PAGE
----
stones had not been seen in Rome."* To this large- 
minded Pope also belongs the honour of having founded 
the first manufacture of tapestry in Rome. lie brought 
Renaud cle Maincourt from Paris, and gave him four 
assistants and a fixed salary to weave tapestry. j- The 
goldsmiths and gold embroiderers were unable to fulfil 
all the commissions of the Pope; the resources of Rome 
and Florence were soon exhausted, and the workshops of 
Siena, Venice, and Paris were called into requisition. The 
account books are full of orders for tiaras, copes, and other 
vestments, censers, reliquaries, crosses, chalices, and orna 
mental vessels of all sorts for the services of the Church.* 
In this, according to Manetti and Platina, the purpose of 
the Pope was the same as in his architectural undertakings. 
The pomp and magnificence displayed in the celebration 
of the Holy mysteries were equally a means for exalting 
the dignity and authority of the Holy See. Even in all 
the lesser details of its accessories and ornaments, the 
Church was to reflect the splendour of the Heavenly 

But the indefatigable energy of Nicholas, which 

* Kinkcl, 3002. Ferlbach, 20. 

t Kinkel, 3003. Miintz, i., 179 et seq. 

% Miintz, i., 77 et scq., 166 ct scq. All the appointments of the 
Vatican were magnificent. The silver vessels for the table were 
gilt, and some of them enamelled. The MSS. in the library were 
gorgeously bound, see infra, p. 209. For this Pope s solicitude in 
regard to the solemnity and splendour of the services of the Church, 
see Raynaldus, ad an. 1447, n. 24 ; 1449, n. 14, Infessura 
(Eccard, ii., 1883 et scg.) and Manetti, 923. 

Manetti, 923. Platina, Nic. V. in fine. See Rio, ii. 21, 
Miintz, in the Gaz. des Beaux Arts (1877), xv., 418. 



astomsned his contemporaries,* did not exhaust itself in 
his plans for Rome ; the whole Papal States were to be 
equally efficiently protected and embellished. With a just 
sense of the dignity of the head of Christendom, this great 
Pope was determined that the heritage of St. Peter should 
no longer be at the mercy of the insults and attacks of 
turbulent vassals. What had been done for Rome by the 
restoration of the walls and the forts of St. Angelo \vas to 
be done also for all the principal places throughout the 
Papal States. Everywhere ruined walls were rebuilt, 
hurches restored, public squares enlarged and beautified. 
Assisi, Civita Vecchia, Gualdo, Narni, Civita Castellana, 
Castelnuovo, Vicarello were fortified and embellished by 
Nicholas. In Spoleto the magnificent castle of Cardinal 
Albornoz was completed ; in Orvieto the Episcopal Palace, 
the aqueduct, and the walls were restored. At Viterbo the 
Pope built baths for the sick on a princely scale. In Fab-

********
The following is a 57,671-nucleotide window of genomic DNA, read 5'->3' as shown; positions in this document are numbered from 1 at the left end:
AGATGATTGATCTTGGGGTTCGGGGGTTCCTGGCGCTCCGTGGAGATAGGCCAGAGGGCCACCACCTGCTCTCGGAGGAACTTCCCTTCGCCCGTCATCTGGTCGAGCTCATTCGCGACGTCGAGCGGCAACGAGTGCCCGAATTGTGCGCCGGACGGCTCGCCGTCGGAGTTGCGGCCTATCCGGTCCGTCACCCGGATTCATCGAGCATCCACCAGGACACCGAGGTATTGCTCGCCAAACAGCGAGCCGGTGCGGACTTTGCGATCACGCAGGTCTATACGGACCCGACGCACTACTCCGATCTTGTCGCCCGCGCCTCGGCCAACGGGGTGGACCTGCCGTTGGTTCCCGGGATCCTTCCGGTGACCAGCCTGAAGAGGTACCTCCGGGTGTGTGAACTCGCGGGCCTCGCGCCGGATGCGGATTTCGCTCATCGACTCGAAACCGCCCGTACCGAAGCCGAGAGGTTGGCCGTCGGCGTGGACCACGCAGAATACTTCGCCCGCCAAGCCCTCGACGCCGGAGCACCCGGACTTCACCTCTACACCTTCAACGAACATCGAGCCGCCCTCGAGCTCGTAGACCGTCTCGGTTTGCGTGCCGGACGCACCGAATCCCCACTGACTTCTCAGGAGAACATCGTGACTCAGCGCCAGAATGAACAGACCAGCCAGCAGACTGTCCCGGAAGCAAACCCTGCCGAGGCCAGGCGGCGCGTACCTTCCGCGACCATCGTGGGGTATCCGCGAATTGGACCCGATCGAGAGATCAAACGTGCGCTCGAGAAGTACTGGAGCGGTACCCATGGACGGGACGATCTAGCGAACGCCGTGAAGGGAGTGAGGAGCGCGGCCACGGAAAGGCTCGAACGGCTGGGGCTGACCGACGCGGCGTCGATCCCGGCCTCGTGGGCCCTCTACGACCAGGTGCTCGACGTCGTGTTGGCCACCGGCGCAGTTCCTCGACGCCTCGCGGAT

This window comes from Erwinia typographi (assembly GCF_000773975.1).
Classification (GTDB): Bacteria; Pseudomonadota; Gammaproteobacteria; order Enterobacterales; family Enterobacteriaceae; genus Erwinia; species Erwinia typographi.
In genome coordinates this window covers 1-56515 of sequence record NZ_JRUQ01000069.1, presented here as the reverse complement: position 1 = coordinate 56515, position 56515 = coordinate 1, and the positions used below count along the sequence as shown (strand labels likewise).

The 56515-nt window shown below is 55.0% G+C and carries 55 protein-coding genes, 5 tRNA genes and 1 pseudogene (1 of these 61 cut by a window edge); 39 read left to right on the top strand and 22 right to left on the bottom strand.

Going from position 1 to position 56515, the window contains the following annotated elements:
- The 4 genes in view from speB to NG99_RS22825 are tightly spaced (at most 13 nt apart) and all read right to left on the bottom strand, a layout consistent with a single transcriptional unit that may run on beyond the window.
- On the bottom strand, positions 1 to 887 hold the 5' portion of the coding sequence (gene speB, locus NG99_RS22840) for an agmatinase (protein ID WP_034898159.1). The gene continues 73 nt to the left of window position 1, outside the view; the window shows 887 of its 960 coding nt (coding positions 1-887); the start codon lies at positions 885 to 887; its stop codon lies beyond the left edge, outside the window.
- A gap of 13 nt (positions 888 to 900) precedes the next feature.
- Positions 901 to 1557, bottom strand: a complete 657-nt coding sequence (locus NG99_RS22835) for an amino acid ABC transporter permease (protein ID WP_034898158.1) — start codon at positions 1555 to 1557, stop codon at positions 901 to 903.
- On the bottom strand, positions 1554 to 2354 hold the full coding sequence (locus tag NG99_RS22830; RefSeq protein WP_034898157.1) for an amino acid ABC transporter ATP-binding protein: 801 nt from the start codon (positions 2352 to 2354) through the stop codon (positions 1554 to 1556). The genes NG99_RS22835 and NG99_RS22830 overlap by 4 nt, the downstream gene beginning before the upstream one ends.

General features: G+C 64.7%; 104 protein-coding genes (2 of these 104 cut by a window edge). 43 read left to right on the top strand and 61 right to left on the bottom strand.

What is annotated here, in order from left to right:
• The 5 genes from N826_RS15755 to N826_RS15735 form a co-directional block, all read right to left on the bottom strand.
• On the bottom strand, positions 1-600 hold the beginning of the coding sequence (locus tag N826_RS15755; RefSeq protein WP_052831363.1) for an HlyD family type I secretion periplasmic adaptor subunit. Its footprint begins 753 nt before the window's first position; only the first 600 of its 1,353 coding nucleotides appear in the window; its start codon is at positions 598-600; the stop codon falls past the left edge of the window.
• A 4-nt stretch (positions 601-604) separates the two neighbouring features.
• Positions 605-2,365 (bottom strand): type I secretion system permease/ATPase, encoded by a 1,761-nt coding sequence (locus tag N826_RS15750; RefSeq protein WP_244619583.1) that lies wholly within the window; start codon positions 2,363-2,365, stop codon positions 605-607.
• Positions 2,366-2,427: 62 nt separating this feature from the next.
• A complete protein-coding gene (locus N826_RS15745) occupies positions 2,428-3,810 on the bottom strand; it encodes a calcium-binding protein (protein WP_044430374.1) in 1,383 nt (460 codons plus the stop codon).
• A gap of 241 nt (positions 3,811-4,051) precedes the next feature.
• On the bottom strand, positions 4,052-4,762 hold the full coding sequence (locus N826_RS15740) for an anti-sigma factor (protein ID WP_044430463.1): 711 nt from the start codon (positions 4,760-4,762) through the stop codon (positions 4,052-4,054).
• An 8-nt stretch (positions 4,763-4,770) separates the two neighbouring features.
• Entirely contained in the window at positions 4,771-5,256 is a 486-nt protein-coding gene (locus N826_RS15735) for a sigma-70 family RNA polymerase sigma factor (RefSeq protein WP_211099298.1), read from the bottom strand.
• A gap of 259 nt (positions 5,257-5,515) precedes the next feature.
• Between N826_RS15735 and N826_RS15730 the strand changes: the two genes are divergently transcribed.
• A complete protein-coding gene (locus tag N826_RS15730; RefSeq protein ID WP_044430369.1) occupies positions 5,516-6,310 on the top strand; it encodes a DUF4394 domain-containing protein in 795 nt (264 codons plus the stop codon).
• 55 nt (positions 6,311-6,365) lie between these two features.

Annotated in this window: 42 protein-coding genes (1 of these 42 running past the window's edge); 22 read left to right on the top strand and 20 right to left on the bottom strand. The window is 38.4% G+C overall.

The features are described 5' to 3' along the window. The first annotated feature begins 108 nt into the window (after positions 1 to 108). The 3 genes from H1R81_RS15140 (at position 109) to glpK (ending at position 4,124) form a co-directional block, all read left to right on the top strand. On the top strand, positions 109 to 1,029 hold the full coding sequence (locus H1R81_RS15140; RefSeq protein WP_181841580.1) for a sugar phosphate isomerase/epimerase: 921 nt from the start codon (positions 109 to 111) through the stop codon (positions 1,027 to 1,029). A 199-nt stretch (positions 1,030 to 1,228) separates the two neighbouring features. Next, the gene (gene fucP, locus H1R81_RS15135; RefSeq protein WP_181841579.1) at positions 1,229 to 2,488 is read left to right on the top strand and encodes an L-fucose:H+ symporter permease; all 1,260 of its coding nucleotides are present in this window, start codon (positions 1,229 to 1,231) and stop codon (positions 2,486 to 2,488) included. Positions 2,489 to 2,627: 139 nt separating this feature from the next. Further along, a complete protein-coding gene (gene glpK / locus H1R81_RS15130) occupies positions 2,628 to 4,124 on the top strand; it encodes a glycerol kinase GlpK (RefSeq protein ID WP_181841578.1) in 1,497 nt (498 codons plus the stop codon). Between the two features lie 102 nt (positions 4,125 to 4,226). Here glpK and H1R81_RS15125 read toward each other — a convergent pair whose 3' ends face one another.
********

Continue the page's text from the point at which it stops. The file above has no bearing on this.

riano, which was famous for its pure air, and where the 
Pope resided for some time on account of the plague which 
had broken out in Rome, he rebuilt the Franciscan Church 
and enlarged the principal square, which he surrounded with 
a wall, f 

* See /En. Sylvius, Hist. Frid. III., p. Si; *Despatches of Nico- 
demus de Pontremoli to Fr. Sforza, d.d. ex urbe, 1452, Jan. 18, 
Cod. Z, 219, Sup. Ambrosian Library, Milan, and the Letter of 
"Nello fameglio de N. S re ." (doubtless the same as Nellus de 
Bononia, see Arch, della Soc. Rom., vi., 9) to Siena, Rome, May 
10, 1451. Concistoro, Lettere ad an., State Arch., Siena. 

f On these buildings see Pius II., Comment., 41, in ; Niccola 
della Tuccia, 56, 59, 215, 235 ; Bussi, 249, 251 ; Fumi, 712-713 ; 
Miintz, i., 70, 160-164 > Rumohr, Ital. Forsch., 194 et seq. ; Berto- 
lotti, i., 17-19, 29 ; Cristofani, 319. Nicholas V. also gave assist 
ance to the new building in the Cathedral of San Lorenzo at 
Perugia, and to the restoration of various monasteries (see 
Graziani, 623). See Theiner. Mon. Slav., i., 401. 


In fact, since the Carlovingians, no Pope had built so 
much as Nicholas ; the fresh eager enthusiasm of the early 
Renaissance is personified in him.* " The works of 
Nicholas," said /Eneas Sylvius, " are as far superior to 
anything that the modern world has produced as are the 
castle of St. Angelo and the buildings of the old empire ; 
they now lie scattered around us like gigantic ruins, but 
had they been completed the new Rome would have had 
nothing to fear from a comparison with the old."f From 
his earliest youth Nicholas had loved and delighted in 
letters ; it was but natural now that he had the powers 
that, much as he did for art, he should do still more for 
them. Under him Rome had seemed transformed into a 
huge building yard, an immense workshop and studio ; it 
became also a vast literary laboratory. For, if architecture 
was the Pope s hobby, writing and translating and collect 
ing books and translations in libraries was his passion. J 
The humanists had good reason to rejoice at the election 
of Tommaso Parentucelli. Insignificant and poor as he 
seemed, and comparatively young for a Pope, for he was 
only forty-nine, they knew well, most of them from personal 
acquaintance, how fully bent he was upon throwing the 
whole weight of his influence and position as head of the 
Church into the scales on the side of learning. 

Poggio, the humanist, who was in a certain sense the 
Nestor of the republic of letters at that time, in his letter of 
congratulation to the new Pope, gives eloquent expression 
to the hopes and wishes of Ins party. " I beseech you, 
Holy Father," he says, " not to forget your old friends, or 
suffer your care for them to grow slack because you have 
many other cares. Take measures to increase the number of 

* Gregorovius, vii., 3rd ed., 624; Springer, RafTacl, 99.